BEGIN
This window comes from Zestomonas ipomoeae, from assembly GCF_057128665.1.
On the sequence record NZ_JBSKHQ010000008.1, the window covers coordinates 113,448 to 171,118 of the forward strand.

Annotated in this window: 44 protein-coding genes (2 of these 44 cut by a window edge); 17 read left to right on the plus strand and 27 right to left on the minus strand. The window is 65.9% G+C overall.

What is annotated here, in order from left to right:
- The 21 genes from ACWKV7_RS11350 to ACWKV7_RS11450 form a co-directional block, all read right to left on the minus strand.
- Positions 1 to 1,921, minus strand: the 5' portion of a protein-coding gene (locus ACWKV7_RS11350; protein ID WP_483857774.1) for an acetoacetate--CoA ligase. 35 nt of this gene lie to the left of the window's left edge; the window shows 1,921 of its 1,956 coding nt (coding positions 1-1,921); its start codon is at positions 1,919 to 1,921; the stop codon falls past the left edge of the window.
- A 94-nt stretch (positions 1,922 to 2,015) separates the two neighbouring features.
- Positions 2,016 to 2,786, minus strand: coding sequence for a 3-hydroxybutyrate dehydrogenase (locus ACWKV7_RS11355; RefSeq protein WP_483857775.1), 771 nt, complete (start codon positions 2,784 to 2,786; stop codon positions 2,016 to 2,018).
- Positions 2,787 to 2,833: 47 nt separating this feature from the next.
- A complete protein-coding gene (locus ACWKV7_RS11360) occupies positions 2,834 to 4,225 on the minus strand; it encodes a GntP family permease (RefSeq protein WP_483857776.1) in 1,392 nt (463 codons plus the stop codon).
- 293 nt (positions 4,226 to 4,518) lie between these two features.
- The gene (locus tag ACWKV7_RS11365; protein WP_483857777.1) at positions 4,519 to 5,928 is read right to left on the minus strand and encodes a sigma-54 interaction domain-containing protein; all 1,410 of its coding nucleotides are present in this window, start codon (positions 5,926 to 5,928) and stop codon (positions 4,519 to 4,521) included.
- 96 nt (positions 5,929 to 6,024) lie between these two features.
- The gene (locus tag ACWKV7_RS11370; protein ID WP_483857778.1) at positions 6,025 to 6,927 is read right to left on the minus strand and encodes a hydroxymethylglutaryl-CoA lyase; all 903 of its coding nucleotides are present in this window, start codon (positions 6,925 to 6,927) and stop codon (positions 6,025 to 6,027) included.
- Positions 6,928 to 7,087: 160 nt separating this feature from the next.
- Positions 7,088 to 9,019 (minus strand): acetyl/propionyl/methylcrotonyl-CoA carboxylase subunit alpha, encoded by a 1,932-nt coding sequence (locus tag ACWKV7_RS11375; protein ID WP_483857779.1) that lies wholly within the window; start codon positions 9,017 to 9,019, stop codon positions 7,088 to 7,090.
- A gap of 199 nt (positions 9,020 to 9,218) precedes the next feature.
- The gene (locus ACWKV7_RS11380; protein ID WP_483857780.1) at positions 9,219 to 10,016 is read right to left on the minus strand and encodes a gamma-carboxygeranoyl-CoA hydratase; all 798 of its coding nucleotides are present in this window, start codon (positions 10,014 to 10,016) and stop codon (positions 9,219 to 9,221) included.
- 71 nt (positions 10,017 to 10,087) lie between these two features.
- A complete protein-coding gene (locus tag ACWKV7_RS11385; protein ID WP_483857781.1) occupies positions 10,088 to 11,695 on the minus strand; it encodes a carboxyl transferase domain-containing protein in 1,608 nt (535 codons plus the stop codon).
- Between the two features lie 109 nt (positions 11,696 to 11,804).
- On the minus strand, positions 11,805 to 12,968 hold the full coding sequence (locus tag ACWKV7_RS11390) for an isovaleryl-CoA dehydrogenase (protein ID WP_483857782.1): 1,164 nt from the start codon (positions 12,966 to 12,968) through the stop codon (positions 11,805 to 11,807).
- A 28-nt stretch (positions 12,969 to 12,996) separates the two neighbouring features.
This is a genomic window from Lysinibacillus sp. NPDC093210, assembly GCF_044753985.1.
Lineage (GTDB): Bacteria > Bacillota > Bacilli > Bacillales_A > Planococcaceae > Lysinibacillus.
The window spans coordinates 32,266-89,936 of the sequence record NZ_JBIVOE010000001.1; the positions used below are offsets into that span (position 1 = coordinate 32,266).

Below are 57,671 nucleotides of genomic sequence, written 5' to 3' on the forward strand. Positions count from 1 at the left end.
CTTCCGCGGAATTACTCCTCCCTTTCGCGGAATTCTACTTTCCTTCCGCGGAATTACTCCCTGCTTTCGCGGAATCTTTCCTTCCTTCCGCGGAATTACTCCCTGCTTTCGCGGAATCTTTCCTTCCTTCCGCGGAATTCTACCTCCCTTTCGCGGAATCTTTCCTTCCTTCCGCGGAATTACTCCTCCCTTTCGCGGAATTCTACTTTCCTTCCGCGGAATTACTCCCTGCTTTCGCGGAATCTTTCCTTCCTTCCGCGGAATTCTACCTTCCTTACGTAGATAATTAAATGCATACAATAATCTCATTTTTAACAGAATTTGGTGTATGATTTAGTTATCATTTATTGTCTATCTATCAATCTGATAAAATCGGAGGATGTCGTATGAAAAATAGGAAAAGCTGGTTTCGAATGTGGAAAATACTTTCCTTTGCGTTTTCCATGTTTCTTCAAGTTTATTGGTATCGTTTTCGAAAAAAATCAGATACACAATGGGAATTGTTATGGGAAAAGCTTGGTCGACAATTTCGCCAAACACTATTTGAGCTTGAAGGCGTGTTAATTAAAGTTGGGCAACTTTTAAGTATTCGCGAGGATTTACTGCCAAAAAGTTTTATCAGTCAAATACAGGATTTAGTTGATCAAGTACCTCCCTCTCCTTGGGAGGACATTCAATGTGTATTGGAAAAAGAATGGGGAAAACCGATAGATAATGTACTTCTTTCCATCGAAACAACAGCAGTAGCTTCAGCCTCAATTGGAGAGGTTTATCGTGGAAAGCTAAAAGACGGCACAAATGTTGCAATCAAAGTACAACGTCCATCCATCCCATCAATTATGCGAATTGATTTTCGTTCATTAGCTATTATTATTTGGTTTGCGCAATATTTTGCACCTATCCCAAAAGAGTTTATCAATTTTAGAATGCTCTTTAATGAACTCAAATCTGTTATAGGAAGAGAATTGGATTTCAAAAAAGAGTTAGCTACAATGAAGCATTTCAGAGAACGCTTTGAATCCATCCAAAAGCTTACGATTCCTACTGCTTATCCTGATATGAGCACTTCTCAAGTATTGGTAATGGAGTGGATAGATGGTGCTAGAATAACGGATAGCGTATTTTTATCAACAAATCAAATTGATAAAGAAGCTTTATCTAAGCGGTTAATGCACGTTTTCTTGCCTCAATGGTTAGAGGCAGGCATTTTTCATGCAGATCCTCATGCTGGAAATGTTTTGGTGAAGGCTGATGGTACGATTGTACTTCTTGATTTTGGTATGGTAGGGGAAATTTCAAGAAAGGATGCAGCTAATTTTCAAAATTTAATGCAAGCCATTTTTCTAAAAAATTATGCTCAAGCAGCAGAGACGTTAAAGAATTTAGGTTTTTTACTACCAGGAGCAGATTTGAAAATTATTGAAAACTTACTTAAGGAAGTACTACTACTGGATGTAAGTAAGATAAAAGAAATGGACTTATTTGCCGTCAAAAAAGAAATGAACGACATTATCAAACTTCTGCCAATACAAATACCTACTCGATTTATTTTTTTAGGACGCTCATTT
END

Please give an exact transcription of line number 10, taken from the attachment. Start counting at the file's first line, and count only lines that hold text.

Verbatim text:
- A complete protein-coding gene (locus ACWKV7_RS11360) occupies positions 2,834 to 4,225 on the minus strand; it encodes a GntP family permease (RefSeq protein WP_483857776.1) in 1,392 nt (463 codons plus the stop codon).